Feature - Growing up Whistler 

The pluses, the minuses and the reality of life as a Whistler teenager.

By Kara-Leah Grant

It’s the time in one’s life where the excitement of emerging opportunities is tempered by the continuing constraints of home life.

It’s the time when you still don’t know who you are, or who you want to be, but you know you don’t want anyone else telling you their answers, especially your parents.

Most of all, it’s the time in your life when you suddenly feel all grown up, but everybody else thinks you are still so young.

For Whistler’s teenagers, it’s a time when they still appreciate all the wonderful things about growing up here – the mountains, the powder, the active lifestyle, the fresh air, the forests, lakes and mountains, and the joys of small town living, like safety and community.

But it’s also a time when Whistler’s homogenous culture, the constant influx of tourists, the Disneyland atmosphere and the sensation of being trapped inside a bubble create a suffocation that weighs on teenagers and encourages thoughts of escape to the much bigger world out there.

These are the thoughts a group of Whistler’s graduating students shared one Friday afternoon during last period on a perfect spring day. Only three of the students are recent arrivals in Whistler, most of the rest have been here since birth. Their discussion of growing up here is like any other discussion of life in Whistler – it centres on affordable housing, career opportunities, monster mansions and tourists.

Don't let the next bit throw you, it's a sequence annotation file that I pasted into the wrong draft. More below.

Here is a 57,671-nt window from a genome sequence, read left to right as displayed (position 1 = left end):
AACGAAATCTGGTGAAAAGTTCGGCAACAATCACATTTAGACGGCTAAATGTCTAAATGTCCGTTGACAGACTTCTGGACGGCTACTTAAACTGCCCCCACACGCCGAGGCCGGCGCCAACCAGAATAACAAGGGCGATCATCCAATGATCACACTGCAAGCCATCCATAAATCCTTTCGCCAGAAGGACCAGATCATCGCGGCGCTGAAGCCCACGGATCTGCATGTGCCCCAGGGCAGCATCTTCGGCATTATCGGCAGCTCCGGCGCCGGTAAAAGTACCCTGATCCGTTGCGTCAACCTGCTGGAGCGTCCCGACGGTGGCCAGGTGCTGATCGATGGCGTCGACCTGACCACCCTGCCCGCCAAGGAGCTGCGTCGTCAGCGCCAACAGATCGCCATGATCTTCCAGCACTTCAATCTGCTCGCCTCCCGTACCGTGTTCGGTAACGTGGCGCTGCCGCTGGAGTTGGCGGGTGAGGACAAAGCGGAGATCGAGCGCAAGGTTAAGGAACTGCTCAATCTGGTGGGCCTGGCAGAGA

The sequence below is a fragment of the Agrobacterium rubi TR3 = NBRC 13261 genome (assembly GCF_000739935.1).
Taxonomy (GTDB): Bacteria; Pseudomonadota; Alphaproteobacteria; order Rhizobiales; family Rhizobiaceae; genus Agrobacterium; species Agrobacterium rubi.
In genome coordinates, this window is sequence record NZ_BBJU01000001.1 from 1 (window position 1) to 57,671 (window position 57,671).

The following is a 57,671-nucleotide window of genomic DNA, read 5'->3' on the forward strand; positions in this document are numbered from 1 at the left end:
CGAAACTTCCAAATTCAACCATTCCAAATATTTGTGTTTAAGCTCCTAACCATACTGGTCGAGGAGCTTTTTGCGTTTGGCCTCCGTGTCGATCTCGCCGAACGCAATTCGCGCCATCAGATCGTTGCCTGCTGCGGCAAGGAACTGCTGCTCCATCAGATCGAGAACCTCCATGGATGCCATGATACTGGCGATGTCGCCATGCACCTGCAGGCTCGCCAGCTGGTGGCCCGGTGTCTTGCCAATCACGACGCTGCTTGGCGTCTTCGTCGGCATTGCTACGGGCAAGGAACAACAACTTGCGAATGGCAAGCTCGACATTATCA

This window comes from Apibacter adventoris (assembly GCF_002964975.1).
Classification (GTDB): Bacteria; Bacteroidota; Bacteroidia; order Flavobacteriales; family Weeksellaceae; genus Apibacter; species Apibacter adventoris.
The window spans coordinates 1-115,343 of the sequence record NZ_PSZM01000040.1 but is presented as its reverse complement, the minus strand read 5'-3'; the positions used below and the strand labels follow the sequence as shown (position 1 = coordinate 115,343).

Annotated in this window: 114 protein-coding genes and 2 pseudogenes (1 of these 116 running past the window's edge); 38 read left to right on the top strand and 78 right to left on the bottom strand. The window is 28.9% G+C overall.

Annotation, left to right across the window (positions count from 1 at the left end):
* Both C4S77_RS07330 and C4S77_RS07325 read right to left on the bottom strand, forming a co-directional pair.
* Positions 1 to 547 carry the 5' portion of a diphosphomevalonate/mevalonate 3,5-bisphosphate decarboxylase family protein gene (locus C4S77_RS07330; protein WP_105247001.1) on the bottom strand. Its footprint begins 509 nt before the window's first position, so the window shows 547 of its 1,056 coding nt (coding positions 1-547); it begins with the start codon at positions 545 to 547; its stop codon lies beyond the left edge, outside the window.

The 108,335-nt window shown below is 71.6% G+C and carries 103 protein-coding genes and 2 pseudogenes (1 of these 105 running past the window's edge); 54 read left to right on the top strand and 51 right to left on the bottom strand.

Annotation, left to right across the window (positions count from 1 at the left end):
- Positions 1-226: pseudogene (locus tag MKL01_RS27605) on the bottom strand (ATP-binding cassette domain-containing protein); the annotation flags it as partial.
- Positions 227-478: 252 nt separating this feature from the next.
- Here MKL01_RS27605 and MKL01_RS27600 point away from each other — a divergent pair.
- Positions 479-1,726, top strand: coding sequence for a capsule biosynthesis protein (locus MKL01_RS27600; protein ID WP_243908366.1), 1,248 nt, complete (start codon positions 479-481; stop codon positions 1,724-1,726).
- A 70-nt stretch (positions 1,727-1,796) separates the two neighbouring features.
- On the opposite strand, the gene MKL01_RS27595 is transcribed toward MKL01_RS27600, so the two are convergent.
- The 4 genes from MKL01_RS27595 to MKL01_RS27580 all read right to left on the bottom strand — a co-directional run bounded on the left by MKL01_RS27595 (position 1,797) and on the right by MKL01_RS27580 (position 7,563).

The teenagers are very aware of the reality of the town they live in and their comments are thoughtful, and thought provoking, revealing a world far removed from the stereotypes that have crept up around Whistler’s high school students.

They say a big part of being a Whistler teenager is the weight of media scrutiny that rests upon a number one resort and Olympic venue. Whistler’s party town image, which lingers despite the increasing push to make Whistler more ‘family-friendly’, combusted with a sensationalized report in the national media last year, and led to an erroneously held belief that drug use was a problem at the school. It wasn’t true, but long after the media moved on, the students were left to deal with the aftermath.

"Whistler’s (adult) party scene may be full of drugs," says one student. "But this high school is probably cleaner than most schools in the city."

The students and teachers at the school were frustrated at their inability to fight against the negative impression the report left. But untrue stereotypes don’t only spring from misleading newspaper reports. The town’s high profile also feeds into the problem.


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